Great article about the actual benefits, which is largely ignored when people focus on the negative results of overseas jobs.

  • walker says:

    great article and awesome title…yeah these all facts are very true…Outsourcing has become the mantra of success for professionals throughout the world. Over the past few years, the business and corporate sector has undergone drastic change. This change is largely due to the expansion and growth of freelance services. The mighty impact of freelancing has forced companies of all sizes and shapes to outsource their services to offshore countries.

  • RR says:

    To expand some on DC’s points,

    1. It’s hard for me to build up a desire to aid those who aren’t that much worse off than I am.

    2. I don’t feel a strong sense of kinship with anyone outside my social circles. Because of the diversity of America, I may have more in common with a foreigner than a random American.

    I don’t think it’s immoral or irrational to prefer those around you but I hate the self-congratulating that the anti-free-trade “buy local” types engage in as if they made the morally superior choice.

  • G-Veg says:

    I appreciate the clarification.

    There is a disconnect between the perceived and actual benefits of global trade though.

    For all of it’s cost savings to the consumer, goods that cost less are often not cheeper since they may be of poorer quality and their mass-production by a remote producer makes redress inconvenient. (The remoteness of production breaks the feedback from consumers that drives innovation and quality.). So too, the lax environmental controls oversees surely have a generalized but not cost captured impact on all of us. (While Pennsylvania streams may be cleaner for the movement of steel production to China, the non-existent regulations there destroy our air as much as theirs.)

    From a justice point of view, buying products made by children, that destroy rain forests, that enrich oppressive regimes, and that encourage the abuse of the poor by global companies with no more interest in local people’s than the use of their land and labor is, at best, morally neutral and, under the right circumstances, sinful.

    Buying local modifies the calculus in the consumer’s favor.

  • For all of it’s cost savings to the consumer, goods that cost less are often not cheeper since they may be of poorer quality and their mass-production by a remote producer makes redress inconvenient. (The remoteness of production breaks the feedback from consumers that drives innovation and quality.)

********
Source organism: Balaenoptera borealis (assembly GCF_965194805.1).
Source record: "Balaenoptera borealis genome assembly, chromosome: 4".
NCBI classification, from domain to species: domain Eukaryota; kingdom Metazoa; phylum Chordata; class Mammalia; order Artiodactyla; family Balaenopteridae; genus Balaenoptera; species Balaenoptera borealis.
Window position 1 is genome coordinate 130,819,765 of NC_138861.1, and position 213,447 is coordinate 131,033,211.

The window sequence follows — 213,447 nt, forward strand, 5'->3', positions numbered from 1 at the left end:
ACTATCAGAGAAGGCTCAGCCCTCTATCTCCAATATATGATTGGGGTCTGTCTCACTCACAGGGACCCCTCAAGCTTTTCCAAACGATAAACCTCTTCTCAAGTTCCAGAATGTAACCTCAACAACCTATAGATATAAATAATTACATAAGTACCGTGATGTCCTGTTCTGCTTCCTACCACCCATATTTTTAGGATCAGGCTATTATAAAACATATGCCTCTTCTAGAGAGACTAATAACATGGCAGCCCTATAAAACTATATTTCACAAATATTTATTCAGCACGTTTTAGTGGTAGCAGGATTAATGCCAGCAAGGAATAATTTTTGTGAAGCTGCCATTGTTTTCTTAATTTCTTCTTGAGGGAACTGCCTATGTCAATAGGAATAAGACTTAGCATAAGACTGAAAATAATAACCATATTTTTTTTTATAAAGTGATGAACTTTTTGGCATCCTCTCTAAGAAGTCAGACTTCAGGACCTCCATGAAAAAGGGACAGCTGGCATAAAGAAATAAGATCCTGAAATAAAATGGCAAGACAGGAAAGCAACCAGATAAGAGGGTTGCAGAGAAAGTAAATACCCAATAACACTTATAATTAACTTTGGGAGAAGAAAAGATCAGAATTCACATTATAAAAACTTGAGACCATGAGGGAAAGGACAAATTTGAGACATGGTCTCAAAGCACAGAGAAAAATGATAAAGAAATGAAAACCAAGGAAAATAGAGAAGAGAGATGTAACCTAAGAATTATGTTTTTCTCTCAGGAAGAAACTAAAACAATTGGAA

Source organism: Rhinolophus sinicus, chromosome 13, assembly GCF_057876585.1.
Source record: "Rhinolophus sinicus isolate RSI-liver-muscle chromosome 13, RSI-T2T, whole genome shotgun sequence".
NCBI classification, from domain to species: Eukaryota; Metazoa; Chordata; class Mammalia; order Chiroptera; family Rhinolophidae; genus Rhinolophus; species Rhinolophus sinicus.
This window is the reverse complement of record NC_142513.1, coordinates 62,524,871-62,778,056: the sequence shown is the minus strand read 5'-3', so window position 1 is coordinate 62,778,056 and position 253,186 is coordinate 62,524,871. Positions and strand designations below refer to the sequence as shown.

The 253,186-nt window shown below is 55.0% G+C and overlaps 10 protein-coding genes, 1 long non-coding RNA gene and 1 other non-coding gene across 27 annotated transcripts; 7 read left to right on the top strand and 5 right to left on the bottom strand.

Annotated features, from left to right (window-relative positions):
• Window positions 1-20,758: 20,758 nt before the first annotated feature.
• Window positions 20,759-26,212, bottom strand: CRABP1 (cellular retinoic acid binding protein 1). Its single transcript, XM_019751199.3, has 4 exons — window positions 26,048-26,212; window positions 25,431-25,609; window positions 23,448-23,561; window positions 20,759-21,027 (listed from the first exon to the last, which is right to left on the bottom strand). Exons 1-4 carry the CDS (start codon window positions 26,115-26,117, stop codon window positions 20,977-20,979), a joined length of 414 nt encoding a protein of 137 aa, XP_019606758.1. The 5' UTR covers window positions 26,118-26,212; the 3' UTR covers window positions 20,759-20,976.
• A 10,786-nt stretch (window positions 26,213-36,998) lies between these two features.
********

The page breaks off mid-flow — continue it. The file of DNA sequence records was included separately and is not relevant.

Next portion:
I think this is a valid point, and one that people do well to keep in mind. At the same time, sometimes cheap is all that will do for those who simply don’t have much money. In a lot of cases, people don’t have a choice between buying a cheap product and buying an expensive one — they have a choice between buying a cheap version or not affording anything. As such, the benefits of cheap overseas labor are particularly noticeable for the less-well-off. (Whereas those with money could afford to buy things either way, and often end up buying products made by higher-paid American or European workers anyway for reasons of quality.)

    From a justice point of view, buying products made by children, that destroy rain forests, that enrich oppressive regimes, and that encourage the abuse of the poor by global companies with no more interest in local people’s than the use of their land and labor is, at best, morally neutral and, under the right circumstances, sinful.

    However, not every foreign worker is a enslaved child being beaten by secret police with staves cut from the rain forest while pollution billows across the landscape — sometimes they’re just hard working people who look different from you and me who want jobs so they can provide for their families.

    It is wrong to assume that conditions are always great in overseas work, and that our purchasing dollars never go to prop up abuse and corruption, and to the extent possible we should seek to combat that wherever possible. At the same time, I find it disheartening when the response people have to this is a sort of righteous nativism where it is insisted that since we don’t know that every person in Indonesia or Vietnam is treated well, we should refuse to have anything to do with them.

  • G-Veg says:

    That is fair DC.

    The sinfulness turns, at least in meaningful part, on the knowledge one has of the circumstances. Buying stock in a company that one knows to be abusive must be sinful. Buying into a market account that holds such stock is certainly less so.

    Nativism isn’t always a bad reflex though. Natural concern for the welfare of those that one is directly connected to by geography has a certain self-preservation to it that is surely not morally questionable. It seems to me that buying gas from the convenience store that employs people in my town is preferable to buying gas from the Turnpike rest stop fifty miles away. Buying chairs made in my county is better than buying cheaper chairs at Wallmart if I can afford it. Buying lumber cut from US forests is better than buying lumber cut abroad too.

    As the circles get wider, my concern for and responsibility to diminishes. That is the practical reality and there is undeniably an unsavory aspect to it when one applies Christian principles of brotherhood and neighborliness. Like it or not though, it is natural to want to interact more with and aid more readily those whose health and welfare directly affect our own.

  • Ivan says:

    I have not read the article, as it appears to be the usual 2c but I can tell you as an Indian, that the image of thousands embarking on a trek from the Himalayas to the Gangetic plain in the manner of Boers looking for the promised land is absurd. Most of these jobs are located in South India, in Bangalore and Madras where they have an advantage in that the locals have a facility in English. Do not be fooled by the pathos, the field is as cutthroat as any in India. Rampant globalisation as practised by the multinationals and their cronies benefits only a few, as the elements of the hoi polloi who are recovering from the drug of consumerism have understood for some time now.